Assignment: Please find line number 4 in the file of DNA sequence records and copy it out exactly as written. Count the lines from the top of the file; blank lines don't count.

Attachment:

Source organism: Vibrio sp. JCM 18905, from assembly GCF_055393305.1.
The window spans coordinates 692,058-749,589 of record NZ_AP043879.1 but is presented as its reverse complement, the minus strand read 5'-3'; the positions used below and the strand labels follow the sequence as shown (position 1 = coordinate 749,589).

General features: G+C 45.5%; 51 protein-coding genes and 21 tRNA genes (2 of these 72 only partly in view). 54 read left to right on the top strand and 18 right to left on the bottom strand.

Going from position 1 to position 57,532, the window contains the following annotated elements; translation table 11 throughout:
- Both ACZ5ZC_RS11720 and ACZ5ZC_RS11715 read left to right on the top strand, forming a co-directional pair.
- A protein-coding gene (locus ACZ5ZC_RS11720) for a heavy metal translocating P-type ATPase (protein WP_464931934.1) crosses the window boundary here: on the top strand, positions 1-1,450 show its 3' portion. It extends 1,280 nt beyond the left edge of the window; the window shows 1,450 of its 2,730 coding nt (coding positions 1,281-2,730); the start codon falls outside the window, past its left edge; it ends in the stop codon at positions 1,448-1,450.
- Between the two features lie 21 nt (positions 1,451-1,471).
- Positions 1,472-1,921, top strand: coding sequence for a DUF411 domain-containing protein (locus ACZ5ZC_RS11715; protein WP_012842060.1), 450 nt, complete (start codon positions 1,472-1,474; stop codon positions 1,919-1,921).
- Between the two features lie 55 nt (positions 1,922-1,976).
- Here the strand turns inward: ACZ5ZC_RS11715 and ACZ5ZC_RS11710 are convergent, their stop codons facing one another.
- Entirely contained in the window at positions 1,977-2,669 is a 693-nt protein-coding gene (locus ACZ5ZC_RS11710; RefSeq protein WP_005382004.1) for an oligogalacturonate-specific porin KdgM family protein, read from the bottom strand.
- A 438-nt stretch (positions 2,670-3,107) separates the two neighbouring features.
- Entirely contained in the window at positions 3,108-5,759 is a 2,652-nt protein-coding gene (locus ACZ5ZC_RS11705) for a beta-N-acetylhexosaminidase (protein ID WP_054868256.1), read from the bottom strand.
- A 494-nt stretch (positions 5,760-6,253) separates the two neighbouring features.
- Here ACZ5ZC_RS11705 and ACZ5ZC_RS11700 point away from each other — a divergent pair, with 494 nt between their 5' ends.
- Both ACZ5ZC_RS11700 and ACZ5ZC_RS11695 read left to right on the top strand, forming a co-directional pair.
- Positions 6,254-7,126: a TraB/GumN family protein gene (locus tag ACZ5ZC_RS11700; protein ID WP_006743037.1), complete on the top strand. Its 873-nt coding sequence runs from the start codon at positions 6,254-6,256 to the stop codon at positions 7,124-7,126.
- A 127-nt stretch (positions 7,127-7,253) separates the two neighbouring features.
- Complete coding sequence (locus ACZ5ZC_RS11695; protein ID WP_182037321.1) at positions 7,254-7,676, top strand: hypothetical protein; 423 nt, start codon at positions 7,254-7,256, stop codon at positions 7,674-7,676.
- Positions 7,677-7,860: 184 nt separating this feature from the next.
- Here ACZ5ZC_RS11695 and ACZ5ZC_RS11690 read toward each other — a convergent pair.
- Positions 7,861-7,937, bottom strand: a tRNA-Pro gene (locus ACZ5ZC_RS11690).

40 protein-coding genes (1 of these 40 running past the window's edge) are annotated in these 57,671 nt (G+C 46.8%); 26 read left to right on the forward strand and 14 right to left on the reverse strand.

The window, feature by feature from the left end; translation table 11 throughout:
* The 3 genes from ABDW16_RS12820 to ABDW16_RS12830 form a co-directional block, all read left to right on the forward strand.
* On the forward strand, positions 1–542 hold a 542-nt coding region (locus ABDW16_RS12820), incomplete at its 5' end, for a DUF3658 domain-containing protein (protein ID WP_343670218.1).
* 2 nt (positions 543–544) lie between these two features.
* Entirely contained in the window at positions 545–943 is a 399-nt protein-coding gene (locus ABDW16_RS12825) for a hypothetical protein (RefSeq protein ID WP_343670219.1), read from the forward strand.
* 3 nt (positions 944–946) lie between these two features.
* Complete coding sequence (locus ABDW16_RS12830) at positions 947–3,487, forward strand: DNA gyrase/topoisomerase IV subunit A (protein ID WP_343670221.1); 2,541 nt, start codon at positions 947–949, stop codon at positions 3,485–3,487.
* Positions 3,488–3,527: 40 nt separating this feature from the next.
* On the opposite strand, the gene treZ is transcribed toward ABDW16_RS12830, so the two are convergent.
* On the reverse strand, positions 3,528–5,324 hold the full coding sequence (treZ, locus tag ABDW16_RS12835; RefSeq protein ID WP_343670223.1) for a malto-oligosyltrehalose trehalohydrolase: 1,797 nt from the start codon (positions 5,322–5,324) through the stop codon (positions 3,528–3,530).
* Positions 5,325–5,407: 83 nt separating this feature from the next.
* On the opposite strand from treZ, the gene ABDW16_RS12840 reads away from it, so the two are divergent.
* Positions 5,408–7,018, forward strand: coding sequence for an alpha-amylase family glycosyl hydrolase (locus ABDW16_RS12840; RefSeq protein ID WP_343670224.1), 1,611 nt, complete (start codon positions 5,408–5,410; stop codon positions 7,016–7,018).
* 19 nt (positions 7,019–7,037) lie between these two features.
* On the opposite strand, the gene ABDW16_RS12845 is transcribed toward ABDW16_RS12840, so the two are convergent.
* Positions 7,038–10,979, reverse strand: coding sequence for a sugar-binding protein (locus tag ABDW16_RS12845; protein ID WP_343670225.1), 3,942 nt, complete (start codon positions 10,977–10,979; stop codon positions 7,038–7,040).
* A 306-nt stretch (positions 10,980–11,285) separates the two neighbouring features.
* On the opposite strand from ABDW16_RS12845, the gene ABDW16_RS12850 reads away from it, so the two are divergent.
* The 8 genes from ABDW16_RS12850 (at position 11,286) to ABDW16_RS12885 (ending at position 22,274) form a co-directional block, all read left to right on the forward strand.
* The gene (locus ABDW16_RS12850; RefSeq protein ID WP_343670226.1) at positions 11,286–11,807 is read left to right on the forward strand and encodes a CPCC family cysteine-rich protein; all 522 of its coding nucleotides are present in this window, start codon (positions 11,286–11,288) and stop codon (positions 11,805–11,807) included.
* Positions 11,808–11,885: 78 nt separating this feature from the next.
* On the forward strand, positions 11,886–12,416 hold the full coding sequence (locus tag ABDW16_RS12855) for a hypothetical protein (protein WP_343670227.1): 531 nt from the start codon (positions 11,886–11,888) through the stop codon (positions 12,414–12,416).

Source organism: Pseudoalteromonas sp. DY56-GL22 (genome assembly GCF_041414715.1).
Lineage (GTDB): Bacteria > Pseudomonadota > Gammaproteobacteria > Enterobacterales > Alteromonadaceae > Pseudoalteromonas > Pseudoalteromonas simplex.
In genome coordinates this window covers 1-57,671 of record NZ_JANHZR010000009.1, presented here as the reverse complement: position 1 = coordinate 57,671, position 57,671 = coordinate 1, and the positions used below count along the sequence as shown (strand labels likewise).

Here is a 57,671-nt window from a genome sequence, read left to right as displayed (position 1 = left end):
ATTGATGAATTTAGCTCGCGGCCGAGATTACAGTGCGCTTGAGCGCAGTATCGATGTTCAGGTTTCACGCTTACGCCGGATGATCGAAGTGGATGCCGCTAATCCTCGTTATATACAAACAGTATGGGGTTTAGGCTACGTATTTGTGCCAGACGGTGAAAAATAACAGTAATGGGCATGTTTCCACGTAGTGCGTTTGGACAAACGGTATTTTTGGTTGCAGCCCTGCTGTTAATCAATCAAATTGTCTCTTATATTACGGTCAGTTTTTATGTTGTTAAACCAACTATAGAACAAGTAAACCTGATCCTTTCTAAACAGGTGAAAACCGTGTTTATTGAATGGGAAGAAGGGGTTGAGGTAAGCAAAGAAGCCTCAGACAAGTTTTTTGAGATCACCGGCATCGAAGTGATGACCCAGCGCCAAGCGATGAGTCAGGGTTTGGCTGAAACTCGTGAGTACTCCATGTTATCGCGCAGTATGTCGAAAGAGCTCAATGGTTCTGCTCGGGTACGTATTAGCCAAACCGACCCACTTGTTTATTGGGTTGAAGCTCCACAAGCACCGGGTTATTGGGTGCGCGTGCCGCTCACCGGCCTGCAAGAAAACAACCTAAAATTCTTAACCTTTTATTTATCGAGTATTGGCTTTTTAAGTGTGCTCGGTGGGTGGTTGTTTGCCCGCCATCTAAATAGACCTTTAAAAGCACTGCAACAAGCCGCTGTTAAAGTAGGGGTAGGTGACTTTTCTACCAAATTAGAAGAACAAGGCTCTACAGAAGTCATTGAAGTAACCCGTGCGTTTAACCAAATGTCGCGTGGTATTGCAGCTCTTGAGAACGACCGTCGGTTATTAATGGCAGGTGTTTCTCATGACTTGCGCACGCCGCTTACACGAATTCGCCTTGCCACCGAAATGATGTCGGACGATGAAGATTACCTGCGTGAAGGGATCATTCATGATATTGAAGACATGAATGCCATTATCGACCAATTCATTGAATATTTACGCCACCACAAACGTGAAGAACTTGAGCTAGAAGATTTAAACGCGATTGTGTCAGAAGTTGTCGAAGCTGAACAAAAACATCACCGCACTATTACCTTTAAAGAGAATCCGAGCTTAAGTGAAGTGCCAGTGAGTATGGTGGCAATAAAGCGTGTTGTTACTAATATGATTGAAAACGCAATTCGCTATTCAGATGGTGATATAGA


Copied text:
Going from position 1 to position 57,532, the window contains the following annotated elements; translation table 11 throughout: